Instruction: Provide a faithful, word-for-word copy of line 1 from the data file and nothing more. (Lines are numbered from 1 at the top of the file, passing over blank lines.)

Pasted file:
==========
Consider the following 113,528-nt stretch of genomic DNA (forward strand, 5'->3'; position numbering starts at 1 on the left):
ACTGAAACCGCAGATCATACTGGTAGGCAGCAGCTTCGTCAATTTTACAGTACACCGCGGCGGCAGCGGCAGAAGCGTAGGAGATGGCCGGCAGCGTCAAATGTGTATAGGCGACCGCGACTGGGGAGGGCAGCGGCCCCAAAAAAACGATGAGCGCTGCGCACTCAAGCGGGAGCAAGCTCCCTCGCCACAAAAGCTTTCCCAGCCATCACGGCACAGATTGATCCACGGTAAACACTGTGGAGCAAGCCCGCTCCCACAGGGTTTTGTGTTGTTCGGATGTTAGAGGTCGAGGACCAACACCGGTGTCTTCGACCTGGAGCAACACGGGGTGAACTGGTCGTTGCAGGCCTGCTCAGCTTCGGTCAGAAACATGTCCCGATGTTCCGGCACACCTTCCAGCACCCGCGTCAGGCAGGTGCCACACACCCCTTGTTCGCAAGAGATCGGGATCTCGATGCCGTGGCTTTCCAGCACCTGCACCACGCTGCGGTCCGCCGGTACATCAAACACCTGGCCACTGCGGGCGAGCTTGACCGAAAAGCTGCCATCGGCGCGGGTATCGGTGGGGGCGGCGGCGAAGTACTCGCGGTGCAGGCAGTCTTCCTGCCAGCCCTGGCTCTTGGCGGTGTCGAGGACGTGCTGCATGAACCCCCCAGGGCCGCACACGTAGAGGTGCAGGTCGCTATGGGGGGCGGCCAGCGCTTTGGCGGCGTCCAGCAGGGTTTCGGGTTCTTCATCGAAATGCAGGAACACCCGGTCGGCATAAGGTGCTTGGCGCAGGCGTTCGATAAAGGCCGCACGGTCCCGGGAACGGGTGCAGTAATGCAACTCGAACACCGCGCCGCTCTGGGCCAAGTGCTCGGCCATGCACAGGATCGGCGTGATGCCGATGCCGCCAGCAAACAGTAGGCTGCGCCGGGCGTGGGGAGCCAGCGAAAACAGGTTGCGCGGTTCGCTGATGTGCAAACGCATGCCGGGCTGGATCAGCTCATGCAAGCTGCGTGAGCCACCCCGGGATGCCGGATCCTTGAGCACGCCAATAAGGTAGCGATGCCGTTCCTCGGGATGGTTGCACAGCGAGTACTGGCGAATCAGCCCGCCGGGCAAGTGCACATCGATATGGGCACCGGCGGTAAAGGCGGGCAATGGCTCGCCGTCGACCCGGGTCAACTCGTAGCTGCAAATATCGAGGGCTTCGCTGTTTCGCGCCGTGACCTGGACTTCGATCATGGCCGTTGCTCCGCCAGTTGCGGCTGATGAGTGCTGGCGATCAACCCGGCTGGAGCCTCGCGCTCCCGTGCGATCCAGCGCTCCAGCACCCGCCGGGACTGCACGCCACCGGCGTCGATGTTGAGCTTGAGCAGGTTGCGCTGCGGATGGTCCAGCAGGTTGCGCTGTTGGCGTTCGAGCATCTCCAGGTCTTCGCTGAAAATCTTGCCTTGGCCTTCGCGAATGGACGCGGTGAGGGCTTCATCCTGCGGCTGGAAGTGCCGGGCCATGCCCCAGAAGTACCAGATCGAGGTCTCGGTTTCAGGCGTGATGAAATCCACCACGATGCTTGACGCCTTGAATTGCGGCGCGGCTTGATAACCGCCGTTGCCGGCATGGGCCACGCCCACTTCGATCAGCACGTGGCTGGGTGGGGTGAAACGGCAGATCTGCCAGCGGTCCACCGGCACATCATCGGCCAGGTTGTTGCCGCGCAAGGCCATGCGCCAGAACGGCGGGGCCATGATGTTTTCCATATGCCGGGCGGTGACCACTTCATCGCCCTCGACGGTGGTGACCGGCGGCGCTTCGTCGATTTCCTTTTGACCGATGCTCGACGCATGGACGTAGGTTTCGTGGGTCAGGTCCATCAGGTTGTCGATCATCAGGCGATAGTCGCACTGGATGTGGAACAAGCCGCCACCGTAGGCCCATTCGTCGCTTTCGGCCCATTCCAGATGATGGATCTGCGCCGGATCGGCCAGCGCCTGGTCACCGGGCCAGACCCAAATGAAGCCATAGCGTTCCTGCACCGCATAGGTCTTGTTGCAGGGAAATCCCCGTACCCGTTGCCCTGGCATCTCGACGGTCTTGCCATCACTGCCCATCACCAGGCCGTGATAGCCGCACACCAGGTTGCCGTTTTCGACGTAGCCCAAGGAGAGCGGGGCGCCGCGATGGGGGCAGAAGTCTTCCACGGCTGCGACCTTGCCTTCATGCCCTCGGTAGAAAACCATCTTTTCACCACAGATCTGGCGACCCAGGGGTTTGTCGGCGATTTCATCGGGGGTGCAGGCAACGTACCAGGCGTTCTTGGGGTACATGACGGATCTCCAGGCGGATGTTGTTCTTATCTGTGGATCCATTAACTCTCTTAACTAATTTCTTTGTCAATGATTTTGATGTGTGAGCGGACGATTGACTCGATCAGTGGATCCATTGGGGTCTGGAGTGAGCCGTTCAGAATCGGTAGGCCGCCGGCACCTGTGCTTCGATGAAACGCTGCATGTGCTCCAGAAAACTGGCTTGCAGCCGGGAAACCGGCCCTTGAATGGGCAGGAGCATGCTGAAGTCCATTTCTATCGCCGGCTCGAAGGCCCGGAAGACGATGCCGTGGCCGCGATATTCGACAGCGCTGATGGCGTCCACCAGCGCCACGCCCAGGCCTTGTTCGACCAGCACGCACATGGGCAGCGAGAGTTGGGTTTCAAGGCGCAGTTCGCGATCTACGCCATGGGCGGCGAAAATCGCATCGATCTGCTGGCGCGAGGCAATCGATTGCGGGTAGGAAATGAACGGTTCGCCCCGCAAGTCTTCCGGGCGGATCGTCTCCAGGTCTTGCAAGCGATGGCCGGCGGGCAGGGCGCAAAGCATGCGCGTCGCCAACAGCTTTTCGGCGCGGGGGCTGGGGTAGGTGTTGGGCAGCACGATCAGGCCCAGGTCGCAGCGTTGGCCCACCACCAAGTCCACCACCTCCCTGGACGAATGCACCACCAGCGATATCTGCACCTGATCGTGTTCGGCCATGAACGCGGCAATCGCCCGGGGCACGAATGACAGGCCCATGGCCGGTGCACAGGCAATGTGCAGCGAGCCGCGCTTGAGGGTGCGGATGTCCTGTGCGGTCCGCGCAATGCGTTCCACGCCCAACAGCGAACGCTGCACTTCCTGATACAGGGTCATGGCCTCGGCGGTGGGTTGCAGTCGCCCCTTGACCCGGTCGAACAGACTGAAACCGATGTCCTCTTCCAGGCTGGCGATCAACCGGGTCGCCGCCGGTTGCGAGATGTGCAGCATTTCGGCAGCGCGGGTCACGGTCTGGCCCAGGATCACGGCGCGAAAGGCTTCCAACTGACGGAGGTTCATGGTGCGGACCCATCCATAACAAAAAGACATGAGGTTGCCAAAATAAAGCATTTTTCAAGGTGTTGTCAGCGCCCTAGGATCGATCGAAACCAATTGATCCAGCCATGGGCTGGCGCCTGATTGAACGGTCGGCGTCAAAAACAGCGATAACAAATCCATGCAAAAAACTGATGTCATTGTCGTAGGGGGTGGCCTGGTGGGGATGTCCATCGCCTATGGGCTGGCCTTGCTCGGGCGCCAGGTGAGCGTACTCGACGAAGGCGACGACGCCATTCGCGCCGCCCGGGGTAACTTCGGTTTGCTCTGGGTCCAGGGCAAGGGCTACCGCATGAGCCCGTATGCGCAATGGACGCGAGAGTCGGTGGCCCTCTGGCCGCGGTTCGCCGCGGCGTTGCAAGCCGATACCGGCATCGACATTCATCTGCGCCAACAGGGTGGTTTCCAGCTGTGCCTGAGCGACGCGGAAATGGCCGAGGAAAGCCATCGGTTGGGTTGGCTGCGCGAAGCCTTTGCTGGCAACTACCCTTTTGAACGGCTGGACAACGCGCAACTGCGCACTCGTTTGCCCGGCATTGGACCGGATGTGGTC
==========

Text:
Consider the following 113,528-nt stretch of genomic DNA (forward strand, 5'->3'; position numbering starts at 1 on the left):